The Present and Future of Pedagogical Breakthroughs

Robert Slavin, in 2012:

While [computer-assisted instruction] will surely continue to play a role, I believe that real breakthroughs in teaching methods will come from classroom (as opposed to individualized) technologies that help teachers orchestrate diverse technological as well as non-technological resources.

He continues:

In theory, every lesson might contain some appropriate mix of all of these technology and non-technology resources, but an unaided teacher would have difficulty organizing all of this and adapting it in light of children’s responses on the fly. The future of instruction may be in exciting new technologies, but those technologies alone will not transform the classroom–we will always need an equal focus on new tools AND effective human methods paired with effective professional development.

True then, true now.

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My Take on #Gamergate

For what it’s worth, I’ve noticed that those arguing for and against Gamergate often seem to be at the point where they’ve forgotten why they’re even arguing.

#Gamergate: I don't think it means what you think it means.

Yes, people can be mean, the Internet can easily amplify that cruelty, and most solutions to the truly complex problems of humanity require far more than anonymous chatter.

 

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Hiring Good People

A friend and colleague of mine recently left her technology trainer position in Public Ed for a similar position in an education-related private company.

When she announced her excitement on Facebook, I replied with a less-than-popular response. In my response I mentioned that I thought this move was good for her, good for the company she was joining, and good for all who would embrace the privatization of Ed Tech everywhere. (After all, she IS highly skilled and would finally be making the kind of money she deserves.) I then clarified that I also thought this move was bad: Bad for Public Education, bad for the organization she was leaving behind, and bad for the taxpayers in our state who had invested so heavily in her throughout her career – to ultimately make her the high quality and coveted technology trainer that she had eventually become.

Because all told, if it weren’t for the growth and experience she’d gained while working in Public Ed, and the hundreds of thousands of dollars the public had invested in her, she wouldn’t really be the “best candidate” for this new position she’s been so excited to take.

Successful Hunt

I suppose the argument I’m trying to make here is that in spite (or because) of her experience and hard-earned expertise, she still might not “the best” candidate for this private company’s open position; because when private companies choose to hire good people that once occupied critical positions in Public Education, they damage the relationships that have made their private company so great. Additionally, when private companies exploit the hard-fought investment the public has made to make its employees and system great, the entire system suffers, as newly hired and inexperienced employees require new training and lots of experience and lots of time, to finally become the high quality asset every organization hopes to employ.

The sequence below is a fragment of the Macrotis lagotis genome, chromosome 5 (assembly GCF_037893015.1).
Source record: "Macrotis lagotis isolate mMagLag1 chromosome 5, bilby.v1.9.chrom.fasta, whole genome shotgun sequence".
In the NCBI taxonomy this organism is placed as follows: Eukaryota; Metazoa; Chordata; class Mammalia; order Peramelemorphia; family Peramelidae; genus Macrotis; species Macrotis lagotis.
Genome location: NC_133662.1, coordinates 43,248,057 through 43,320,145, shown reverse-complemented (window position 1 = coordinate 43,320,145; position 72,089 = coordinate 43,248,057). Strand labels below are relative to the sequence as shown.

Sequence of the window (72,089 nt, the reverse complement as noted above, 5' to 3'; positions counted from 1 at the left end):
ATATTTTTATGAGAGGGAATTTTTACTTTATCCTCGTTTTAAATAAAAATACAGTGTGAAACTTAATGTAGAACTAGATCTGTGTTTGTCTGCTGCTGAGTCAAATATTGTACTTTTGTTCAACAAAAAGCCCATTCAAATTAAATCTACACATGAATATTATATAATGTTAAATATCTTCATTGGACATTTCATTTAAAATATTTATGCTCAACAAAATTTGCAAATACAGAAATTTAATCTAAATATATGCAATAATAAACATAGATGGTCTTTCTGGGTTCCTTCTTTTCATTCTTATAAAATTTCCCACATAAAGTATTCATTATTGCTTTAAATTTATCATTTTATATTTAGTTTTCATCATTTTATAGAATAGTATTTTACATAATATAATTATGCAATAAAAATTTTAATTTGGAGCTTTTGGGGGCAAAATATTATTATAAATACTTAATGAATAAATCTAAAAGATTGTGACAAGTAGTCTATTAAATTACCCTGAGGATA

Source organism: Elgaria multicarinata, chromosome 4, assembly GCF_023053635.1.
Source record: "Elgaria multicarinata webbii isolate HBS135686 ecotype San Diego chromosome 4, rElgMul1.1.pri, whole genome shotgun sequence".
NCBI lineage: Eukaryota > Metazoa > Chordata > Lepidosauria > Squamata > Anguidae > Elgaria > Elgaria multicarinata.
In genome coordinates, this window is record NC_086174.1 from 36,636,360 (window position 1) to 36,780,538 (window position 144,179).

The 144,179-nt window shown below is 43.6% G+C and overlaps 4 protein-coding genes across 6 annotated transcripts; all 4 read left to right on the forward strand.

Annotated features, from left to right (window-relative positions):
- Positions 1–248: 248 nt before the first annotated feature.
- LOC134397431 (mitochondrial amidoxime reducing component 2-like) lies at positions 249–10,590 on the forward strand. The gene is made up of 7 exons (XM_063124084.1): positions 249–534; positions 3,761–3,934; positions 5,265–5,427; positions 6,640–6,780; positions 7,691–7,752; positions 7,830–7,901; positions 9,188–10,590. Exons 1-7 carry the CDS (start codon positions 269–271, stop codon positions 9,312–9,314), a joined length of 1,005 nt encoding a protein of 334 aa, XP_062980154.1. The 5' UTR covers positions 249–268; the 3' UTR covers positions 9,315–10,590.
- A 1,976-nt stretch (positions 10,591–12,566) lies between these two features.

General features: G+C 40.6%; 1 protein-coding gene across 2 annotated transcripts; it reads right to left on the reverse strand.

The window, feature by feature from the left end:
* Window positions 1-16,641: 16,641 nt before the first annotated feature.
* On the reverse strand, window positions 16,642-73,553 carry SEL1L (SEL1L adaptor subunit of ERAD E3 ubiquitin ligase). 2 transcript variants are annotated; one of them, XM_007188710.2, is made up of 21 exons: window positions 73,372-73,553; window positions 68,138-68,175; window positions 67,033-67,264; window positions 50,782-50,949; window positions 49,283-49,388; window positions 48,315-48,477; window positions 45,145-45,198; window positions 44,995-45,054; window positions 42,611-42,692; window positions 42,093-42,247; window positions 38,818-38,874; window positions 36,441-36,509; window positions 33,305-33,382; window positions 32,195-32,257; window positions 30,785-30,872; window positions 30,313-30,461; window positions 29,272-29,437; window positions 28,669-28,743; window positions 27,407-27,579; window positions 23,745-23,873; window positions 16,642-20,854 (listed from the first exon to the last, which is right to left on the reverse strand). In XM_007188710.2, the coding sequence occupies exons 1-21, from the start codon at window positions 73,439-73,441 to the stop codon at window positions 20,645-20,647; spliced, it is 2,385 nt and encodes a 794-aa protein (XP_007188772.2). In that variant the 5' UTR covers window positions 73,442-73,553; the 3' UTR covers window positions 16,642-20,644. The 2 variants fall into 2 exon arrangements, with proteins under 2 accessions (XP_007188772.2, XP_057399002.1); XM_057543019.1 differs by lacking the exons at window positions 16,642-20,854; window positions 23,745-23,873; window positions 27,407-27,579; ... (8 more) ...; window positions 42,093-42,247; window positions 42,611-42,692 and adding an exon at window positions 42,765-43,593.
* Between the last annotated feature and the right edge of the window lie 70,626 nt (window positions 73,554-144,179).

But then again, what do I know?

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To the Teachers of My Children

Inspired by Pam Moran’s excellent example, I thought it would be appropriate to resurrect one of the most heartfelt posts I’ve ever written. Since sharing this open letter three years ago, my love and appreciation for great teachers – everywhere – has only grown. There is no profession more impacting.

Thank you, teachers, for all you give and do to make this world a better place!

- – -

My grandfather’s passing last week accompanied, for me, several very important lessons that rarely come in any other fashion:

  1. Life is short.
  2. Time is precious.
  3. Quite often, we don’t fully appreciate what we have until it’s gone.

As a result, I’m writing with hopes that you’ll consider carefully how precious the time is that you’re able to spend with my children. Realistically, during this time of year, you’re able to spend more time with them than I. Do you realize how lucky you are?

Like many parents, I’m not as concerned with how well you teach my kids to take tests. I’m really not. In fact, I’d rather you use each priceless minute to captivate their imaginations, guide them in deep thinking, help them to create, and cultivate a love of learning so deeply engrained that they grow to no longer need your services.

Do that, and the scores will take care of themselves.

I’ve done my best to provide an energetic learning environment in our home, but am desperately relying on you, your skills, and the time you have to spend with my child to fill in any holes I might not even know exist. Because my kids have grown comfortable using technology when they learn (and they gravitate toward anything with a screen), I think you’ll have the best luck in leveraging technology’s potential for instruction. Nevertheless, I’ll also trust your judgment in determining how best to reach my child; and hope – earnestly hope – there’s consistently constructive purpose behind the ways you choose to spend the time that you’re given.

Kids Deserve Great Teachers!

I’m counting on you like no other, and want you to know how deeply grateful I am for your meaningful efforts. Yours is a difficult job, I know, but unquestionably invaluable. If there’s ever any way I can help in your classroom, I’ll jump at the chance to work by your side. I love my children, and will do all that it takes to prepare them for their future.

All that I ask is that you do the same.

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